Depending on your personal interests, you will likely think of either the financial guru, Dave Ramsey; the popular chef and television host, Gordon Ramsay; or the well-crafted television antagonist, Ramsay Bolton. Incredibly different people, but each well-known and larger-than-life, all three interesting, brash, and self-assured.
Their unpredictability piques our interest and keeps us engaged. Regardless of our feelings towards these three men, they remain prominent cultural figures.
Why do we like these Ramseys? It’s simple. These men are over the top depictions of traits that we value as a culture.
We don’t watch Ramsay Bolton because we like what he does to his foes, nor do we watch Gordon Ramsay or Dave Ramsey because we like watching them yell about cooking or finances. We watch them because they are bold examples of discipline, confidence, and drive—attributes we strive to achieve. We watch them because we cannot help but be fascinated (and in some ways, encouraged) by them.
We watch them because they are bold examples of discipline, confidence, and drive.
Gordon Ramsay, a wildly popular British celebrity chef, is perhaps best known for his highly-addictive reality television shows. In these programs, Ramsay is infamous for his loud and creative insults towards aspiring chefs and clueless restaurateurs.
His confidence borders on cockiness in these shows, but he balances that cockiness with hard-earned respect—both given and received.
Not only is he a popular television host, but he also currently owns 35 restaurants globally and holds a career total of 16 Michelin stars. His training in fine cuisine required years of dedicated and disciplined study in restaurants all over Europe. His dedication and drive is just as captivating as his crafty insults. After all, the perfect Boeuf Bourguignon is impossible to master without discipline and training (just ask Julia Child).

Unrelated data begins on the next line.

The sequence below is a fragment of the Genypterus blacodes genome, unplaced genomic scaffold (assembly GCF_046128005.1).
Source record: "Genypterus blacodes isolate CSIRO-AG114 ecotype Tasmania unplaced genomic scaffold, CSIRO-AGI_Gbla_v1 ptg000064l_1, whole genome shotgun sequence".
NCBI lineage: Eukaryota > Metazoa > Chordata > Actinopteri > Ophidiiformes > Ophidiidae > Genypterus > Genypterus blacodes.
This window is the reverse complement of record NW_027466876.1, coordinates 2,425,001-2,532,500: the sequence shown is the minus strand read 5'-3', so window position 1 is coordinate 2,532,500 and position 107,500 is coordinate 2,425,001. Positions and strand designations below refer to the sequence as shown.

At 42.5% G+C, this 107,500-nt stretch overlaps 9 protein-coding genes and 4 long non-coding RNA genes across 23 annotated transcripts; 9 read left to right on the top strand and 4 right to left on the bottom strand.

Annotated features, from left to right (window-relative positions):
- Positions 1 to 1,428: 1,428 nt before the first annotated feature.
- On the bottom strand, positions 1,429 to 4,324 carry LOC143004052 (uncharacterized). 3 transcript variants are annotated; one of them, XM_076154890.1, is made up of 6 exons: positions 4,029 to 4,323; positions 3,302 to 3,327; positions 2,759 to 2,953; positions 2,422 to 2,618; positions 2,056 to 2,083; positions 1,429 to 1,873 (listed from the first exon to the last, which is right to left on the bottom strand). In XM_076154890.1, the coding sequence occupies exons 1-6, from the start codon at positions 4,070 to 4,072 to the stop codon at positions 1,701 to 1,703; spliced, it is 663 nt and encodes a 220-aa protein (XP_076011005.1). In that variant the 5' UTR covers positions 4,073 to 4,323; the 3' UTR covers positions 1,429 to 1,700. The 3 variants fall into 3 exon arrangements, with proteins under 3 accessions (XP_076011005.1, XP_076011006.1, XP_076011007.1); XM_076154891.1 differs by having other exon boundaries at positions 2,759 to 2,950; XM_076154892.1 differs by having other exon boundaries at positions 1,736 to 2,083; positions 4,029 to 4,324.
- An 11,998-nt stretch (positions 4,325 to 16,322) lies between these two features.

His television shows remain incredibly popular and are watched by millions of fans across the country, driving business in his numerous restaurants by his millions of fans.
Likewise, millions of people have flocked to Dave Ramsey for personal and professional financial advice.
Over the course of his decades-long career, Ramsey has written numerous financial literacy books, hosted a popular radio show, and gone into the world of podcasting. Financial wellness has only become more relevant to our culture, particularly after we experienced the 2008 recession—driving Ramsey’s popularity even higher.
Dave Ramsey preaches financial discipline, lecturing his followers to not spend outside of their means, keep credit card debt and spending low, and to pay off debt with consistent payments. He instills a strict ethic of self-discipline that many of his followers claim has helped them become debt-free.
Ramsey’s personality, similar to Gordon Ramsay, is brash and certainly not loved by everyone, and he does have his fair share of controversies and detractors, but his viewers, readers, and listeners nevertheless number in the hundreds of thousands, with many of his YouTube videos reaching upwards of two million views.
Finally—the character who seems like the outlier in this comparison—Ramsay Bolton. One of the main antagonists in Game of Thrones (a show filled with numerous antagonists), Ramsay Bolton is the illegitimate son of Roose Bolton, who becomes Warden of the North after they destroy House Stark.
Ramsay is known for his cruelty, creativity, and ambition. While his torturous and murderous ways certainly do not inspire viewers to like his character, many fans found him to be endlessly captivating.
Obviously the least likable of the three by far, Ramsay Bolton still shares similarities with our two previous Ramseys. He is unpredictable, but that is because he is so self-assured and committed to achieving his ultimate goals. Ramsay was raised in a cruel world, but he not only convinced his father to recognize him as a legitimate heir, but he and his father convinced the Lannisters to assist them and commit a serious breach of the Westerosi moral code (the Red Wedding, which still hurts to think about). Horrible goals, but he achieved every single one that he set his mind to.
Ramsay Bolton is the ultimate “bad guy,” but his confidence and unpredictability made him a pop culture icon.
Whether it be Gordon screaming about food being “fresh-frozen,”; Dave shouting about the stock market and personal responsibility; or Ramsay finding ways to destroy Theon Greyjoy and the Starks, we are captivated by the unashamed enthusiasm and commitment they have for their goals and ideas.
Many of us wish we were as self-assured as these three men. Their discipline, confidence, and drive inspire us. While I don’t suggest sieging a castle and starting a war with Jon Snow, adding in some Ramsey-style confidence is just the thing to bring us closer to achieving our own goals.
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